Your strategy failed, but why?
Why did your strategy fail? That is a question that you ask when things did not go as planned. During the last quarter of the fiscal year, entrepreneurs will take time to work on new strategies and plans. Those are the things that will become the compass to guide the business during the next year. I am talking about the budget and the business plan.
Action Plans are the reason why your strategy fails
Strategies for the areas of quality, cost, delivery, people development, and any other you feel adequate for your business are as effective as the action plans to achieve the objectives are. Each strategy needs a good plan, a story that tells how you will attain the business objectives and goals. Many companies fail to create a good action plan, and therefore the strategies fail. Authors David Norton and Robert Kaplan indicate in their book The Balanced Scorecard that ninety percent of organizations fail to execute their plans successfully. The following are the top three reasons why action plans, and therefore strategies, fail.
Lack of clarity
The goal or objective sometimes is not clear, is open to different interpretations, which leads to confusion and lack of accountability. While stating your business goals, make sure to say what you want to achieve in simple words. Be specific and never assume people know what you are talking about. Make clear who is responsible for getting the results. Name a person, not a department, or a group as the responsible party. Finally, make crystal clear time expectations for completion.
Another problem is that goals are not SMART, specific, measurable, attainable, relevant, and time-based. Unrealistic goals are often the result of the leadership process of setting goals without any involvement with the people who will be responsible. There is no doubt that many leaders know their operations, but not better than the people working in the trenches every day. By making your mid-level managers part of the planning process, you can make sure that objectives are clear, goals are realistic, performance is measured with the right metric, and the time estimated for completion is attainable.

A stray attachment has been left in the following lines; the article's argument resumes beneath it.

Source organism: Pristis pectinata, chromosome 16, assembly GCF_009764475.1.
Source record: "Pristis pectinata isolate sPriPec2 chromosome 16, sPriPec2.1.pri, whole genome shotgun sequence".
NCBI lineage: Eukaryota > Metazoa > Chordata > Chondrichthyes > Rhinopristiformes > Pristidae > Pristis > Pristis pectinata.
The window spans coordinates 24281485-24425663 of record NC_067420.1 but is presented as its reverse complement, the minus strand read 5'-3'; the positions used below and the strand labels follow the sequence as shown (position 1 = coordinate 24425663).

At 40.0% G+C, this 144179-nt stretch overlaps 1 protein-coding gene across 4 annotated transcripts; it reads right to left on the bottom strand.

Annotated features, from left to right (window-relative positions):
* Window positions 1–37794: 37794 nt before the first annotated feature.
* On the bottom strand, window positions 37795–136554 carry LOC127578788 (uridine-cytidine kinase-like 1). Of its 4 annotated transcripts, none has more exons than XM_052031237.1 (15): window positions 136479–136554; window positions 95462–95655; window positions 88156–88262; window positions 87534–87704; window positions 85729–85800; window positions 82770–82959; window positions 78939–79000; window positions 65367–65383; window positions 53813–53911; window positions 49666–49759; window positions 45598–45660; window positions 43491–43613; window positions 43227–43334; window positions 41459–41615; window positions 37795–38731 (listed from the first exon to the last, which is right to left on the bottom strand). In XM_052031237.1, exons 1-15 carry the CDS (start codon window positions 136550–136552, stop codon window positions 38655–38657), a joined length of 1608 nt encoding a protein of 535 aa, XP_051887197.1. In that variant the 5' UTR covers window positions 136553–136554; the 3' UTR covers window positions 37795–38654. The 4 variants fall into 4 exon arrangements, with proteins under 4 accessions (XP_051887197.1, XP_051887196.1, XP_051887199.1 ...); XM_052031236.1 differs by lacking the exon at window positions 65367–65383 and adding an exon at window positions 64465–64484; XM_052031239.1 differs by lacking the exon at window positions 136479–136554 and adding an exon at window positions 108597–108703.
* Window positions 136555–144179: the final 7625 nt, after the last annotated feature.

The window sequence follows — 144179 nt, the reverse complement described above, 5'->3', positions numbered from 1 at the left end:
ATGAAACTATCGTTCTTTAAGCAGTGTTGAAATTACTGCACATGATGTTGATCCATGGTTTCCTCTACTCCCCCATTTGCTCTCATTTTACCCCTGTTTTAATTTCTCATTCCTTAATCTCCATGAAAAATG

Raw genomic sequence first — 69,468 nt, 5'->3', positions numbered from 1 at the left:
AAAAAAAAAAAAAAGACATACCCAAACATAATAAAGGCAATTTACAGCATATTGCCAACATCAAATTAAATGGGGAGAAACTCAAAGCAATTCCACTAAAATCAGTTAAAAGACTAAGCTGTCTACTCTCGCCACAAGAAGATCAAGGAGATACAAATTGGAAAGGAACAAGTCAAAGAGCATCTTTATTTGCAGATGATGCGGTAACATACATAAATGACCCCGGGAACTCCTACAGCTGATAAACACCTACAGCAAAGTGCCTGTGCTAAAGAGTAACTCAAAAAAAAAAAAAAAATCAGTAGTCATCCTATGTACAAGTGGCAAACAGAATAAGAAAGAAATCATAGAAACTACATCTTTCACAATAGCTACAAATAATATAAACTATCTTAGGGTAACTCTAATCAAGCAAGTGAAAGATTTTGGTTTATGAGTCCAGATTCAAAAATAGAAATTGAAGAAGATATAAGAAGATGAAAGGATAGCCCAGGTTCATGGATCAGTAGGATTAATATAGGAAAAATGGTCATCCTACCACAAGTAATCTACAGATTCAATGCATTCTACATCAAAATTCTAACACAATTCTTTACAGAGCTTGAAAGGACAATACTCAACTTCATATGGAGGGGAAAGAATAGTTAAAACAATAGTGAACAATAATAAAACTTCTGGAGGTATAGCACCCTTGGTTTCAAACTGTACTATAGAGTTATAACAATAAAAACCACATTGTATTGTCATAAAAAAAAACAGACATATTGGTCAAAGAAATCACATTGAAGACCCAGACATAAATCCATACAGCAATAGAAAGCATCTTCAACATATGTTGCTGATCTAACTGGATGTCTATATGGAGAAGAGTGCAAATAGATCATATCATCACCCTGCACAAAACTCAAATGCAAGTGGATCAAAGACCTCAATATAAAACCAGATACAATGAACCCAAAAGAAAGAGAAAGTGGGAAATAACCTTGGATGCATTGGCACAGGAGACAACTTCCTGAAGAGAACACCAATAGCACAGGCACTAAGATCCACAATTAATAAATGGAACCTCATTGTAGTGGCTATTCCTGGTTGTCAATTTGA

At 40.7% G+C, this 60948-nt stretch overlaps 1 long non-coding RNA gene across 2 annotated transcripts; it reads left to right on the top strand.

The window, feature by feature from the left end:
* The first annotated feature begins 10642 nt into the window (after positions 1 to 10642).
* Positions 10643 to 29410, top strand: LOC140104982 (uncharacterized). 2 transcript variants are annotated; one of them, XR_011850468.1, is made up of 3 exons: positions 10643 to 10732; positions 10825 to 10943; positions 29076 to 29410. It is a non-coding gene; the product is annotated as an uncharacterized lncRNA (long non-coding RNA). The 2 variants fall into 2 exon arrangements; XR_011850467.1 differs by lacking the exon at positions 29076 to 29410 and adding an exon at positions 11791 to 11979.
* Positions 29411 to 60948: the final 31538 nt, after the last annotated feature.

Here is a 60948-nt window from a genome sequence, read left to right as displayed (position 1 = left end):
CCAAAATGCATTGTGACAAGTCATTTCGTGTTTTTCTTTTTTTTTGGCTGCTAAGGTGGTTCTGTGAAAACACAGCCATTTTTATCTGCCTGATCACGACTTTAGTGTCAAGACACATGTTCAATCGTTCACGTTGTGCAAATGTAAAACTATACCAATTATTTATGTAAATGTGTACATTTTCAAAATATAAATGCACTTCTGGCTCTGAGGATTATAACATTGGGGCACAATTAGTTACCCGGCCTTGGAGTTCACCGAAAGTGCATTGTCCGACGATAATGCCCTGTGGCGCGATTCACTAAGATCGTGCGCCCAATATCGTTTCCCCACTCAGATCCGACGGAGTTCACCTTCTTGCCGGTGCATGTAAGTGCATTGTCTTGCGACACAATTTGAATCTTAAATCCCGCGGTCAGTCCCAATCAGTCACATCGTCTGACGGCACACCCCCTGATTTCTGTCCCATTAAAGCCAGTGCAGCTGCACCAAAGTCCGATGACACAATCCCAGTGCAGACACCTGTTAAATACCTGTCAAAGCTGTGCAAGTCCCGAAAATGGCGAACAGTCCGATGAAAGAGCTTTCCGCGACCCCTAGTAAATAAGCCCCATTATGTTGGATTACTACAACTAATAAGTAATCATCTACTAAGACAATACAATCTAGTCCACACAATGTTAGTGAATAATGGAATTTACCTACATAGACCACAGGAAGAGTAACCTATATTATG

The three C’s of Effective Communication, clear, collaborative, and consistent are indispensable for planning execution effectiveness. Specific, crystal clear plans are critical to avoid confusion and ensure accountability. Regardless of how good people in your team is, they need help to achieve the company goals. Collaboration between team members is critical for success. Not taking the time to listen to each other, not to judge or blame but to learn and help each other is a big mistake that will lead to not achieving the goals.
Effective communication has to start from the moment the plans are being drafted, continue once they are published to ensure everybody is aligned, and keep going during the year to revise performance and reflect on actions and results. Make a routine of asking for progress during regular meetings, ask for challenges, what is working, what is not working. Be on the lookout for changes in assumptions, the market environment, or any other change that may affect performance. Talk about how to adapt or change the plan, is the goal still attainable, or does it need revision?
What to do to avoid that your strategy fails
To be in the ten percent of organizations that execute their strategies successfully, make sure to define the strategy and state SMART goals. For your planning process, identify all the action plans that are necessary to achieve each strategy. Be clear, realistic, and communicate effectively with the right people while designing the action plan. Once completed, ensure to be clear about who is responsible and the timing for completion. Talk about the goals frequently, revise performance, assumptions, and results. Reflect upon those things and adapt the plan if necessary. Success is not easy, but it is possible by not losing sight of your destination and using your compass (action plans and goals reflection) to get there on time.